A five-minute guide to acupuncture

A five-minute guide to acupuncture - how treatment can help you with getting pregnant, managing morning sickness, inducing labour and keeping stress levels at bay.


A lot of women experiment with alternative therapies when they decide to start a family, whether it’s to help them get pregnant or to cure some of the side effects of early pregnancy.


Acupuncture is one of the most popular. The treatment is based on the belief that an energy, or life force (or ‘chi’), flows through the body in channels called meridians. It’s thought that when chi cannot flow freely it causes illness, and that inserting needles at points on the body can restore the flow and boost health.

A session costs between £35 to £60, and while it’s safe to use in pregnancy, Naava Carman, a fertility and obstetric acupuncturist, says you should only be treated by a registered practitioner. ‘Acupuncture is a powerful tool,’ she says. ‘Stimulating some points can stimulate uterine contractions, so it is important to see a professional obstetric acupuncturist.’

Acupuncture can help in a number of ways when trying to get pregnant, says Naava. ‘70% of the patients we see have PCOS (polycystic ovary syndrome, which can cause ovarian cysts and prevent ovulation). Once we establish that a woman is not ovulating, we can then begin weekly treatment sessions.’

Acupuncture may also help increase the chances of getting pregnant in IVF treatment. ‘It can improve chances by up to 10%,’ says Naava. ‘It is thought to improve blood flow to the uterus.’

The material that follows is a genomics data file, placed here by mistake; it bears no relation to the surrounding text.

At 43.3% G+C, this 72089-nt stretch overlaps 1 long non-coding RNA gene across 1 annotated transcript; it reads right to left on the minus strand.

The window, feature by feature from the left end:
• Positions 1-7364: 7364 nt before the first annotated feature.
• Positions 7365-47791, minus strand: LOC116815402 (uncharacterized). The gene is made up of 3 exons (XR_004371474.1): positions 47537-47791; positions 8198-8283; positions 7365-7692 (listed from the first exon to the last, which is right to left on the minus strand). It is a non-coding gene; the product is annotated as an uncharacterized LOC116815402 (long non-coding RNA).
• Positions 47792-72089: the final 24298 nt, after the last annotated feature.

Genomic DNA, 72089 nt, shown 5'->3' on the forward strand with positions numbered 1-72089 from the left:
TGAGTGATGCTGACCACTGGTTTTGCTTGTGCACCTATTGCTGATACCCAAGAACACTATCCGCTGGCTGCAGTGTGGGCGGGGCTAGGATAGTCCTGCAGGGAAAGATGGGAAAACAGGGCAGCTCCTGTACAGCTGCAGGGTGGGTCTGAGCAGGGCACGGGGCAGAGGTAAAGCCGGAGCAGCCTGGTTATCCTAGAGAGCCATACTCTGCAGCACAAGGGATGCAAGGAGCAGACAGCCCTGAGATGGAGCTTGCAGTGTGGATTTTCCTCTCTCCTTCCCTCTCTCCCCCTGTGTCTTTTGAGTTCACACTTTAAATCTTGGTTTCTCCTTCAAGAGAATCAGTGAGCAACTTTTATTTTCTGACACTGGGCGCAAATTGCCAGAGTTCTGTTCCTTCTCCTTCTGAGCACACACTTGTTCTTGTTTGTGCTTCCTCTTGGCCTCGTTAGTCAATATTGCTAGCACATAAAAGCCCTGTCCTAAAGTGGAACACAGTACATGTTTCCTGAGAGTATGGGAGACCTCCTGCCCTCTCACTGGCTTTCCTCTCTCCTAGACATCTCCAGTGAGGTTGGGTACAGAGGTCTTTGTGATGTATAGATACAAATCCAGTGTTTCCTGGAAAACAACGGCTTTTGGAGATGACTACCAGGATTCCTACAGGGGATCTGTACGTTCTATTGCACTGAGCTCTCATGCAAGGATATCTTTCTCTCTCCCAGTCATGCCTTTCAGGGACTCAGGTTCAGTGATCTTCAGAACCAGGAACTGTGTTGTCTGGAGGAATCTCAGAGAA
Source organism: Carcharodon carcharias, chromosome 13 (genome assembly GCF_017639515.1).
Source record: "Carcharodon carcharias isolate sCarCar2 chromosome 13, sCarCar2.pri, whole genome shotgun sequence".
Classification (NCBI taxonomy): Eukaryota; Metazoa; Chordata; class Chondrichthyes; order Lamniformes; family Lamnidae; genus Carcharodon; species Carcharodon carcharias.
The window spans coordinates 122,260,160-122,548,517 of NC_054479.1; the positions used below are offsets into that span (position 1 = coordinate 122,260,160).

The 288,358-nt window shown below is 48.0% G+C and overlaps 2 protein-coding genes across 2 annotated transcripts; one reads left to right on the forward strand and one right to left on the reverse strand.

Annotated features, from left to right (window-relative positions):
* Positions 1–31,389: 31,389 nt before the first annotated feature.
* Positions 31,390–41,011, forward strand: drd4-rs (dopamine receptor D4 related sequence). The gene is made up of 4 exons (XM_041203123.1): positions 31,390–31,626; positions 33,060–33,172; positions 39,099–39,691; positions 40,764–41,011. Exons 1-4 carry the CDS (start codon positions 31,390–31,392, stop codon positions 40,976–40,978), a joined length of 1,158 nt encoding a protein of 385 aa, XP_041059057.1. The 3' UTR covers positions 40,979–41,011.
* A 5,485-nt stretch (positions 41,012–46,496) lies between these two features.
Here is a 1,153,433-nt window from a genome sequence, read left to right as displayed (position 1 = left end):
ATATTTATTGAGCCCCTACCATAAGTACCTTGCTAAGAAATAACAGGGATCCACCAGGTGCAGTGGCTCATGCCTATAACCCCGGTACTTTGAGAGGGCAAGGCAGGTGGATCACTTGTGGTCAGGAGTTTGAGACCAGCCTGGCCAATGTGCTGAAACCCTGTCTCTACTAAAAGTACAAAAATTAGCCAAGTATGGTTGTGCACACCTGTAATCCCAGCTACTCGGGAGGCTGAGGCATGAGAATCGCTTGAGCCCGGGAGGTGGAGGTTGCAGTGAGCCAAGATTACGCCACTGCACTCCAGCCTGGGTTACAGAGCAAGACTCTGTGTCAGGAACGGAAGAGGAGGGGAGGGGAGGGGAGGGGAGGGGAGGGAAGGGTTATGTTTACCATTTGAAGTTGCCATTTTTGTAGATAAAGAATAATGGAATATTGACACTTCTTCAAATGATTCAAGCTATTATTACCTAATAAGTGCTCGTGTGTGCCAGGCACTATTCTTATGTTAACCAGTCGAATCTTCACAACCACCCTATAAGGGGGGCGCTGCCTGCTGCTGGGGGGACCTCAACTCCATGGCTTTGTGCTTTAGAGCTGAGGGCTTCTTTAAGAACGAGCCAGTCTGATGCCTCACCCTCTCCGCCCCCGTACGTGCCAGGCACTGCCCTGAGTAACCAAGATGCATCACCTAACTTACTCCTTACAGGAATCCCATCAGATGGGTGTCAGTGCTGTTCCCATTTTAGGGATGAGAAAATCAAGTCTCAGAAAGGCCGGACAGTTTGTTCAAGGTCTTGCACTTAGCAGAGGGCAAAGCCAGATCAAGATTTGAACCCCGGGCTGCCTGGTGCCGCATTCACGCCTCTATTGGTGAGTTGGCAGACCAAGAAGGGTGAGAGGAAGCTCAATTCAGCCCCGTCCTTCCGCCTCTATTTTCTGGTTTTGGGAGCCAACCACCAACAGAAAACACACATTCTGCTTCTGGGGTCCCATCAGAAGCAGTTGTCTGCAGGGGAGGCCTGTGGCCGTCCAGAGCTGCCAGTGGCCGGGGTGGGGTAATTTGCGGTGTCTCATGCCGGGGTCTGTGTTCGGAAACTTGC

Stress and anxiety
Whether you’re trying to get pregnant or coping with life with a young baby, stress is common. Naava says. ‘Stress can stop you getting pregnant. It can cause your FSH (follicle stimulating hormone) to rise, which can affect your ability to conceive. Acupuncture can help balance the hormones.’

Morning sickness
Many women experience nausea in pregnancy, most commonly in the first trimester. A review of studies involving 5,000 patients concluded that acupuncture was at least as effective as drugs in controlling post-operative nausea, and it’s thought it might help with pregnancy sickness too. Navaa says, ‘Stomach chi energy rises in pregnancy. The stimulation of acupuncture points helps release it and rebalance the body.’

One in every five women has to be induced because they reach 41 weeks with no signs that their baby is about to make an appearance. It may be worth booking a course of acupuncture to see if it can trigger labour. ‘There are certain points on the top of the shoulders, tops of the feet and inside of the lower leg that trigger uterine contractions and cervical stimulation,’ says Naava.

Call the British Acupuncture Council on 020 8735 0400 or visit acupuncture.org.uk for more info.

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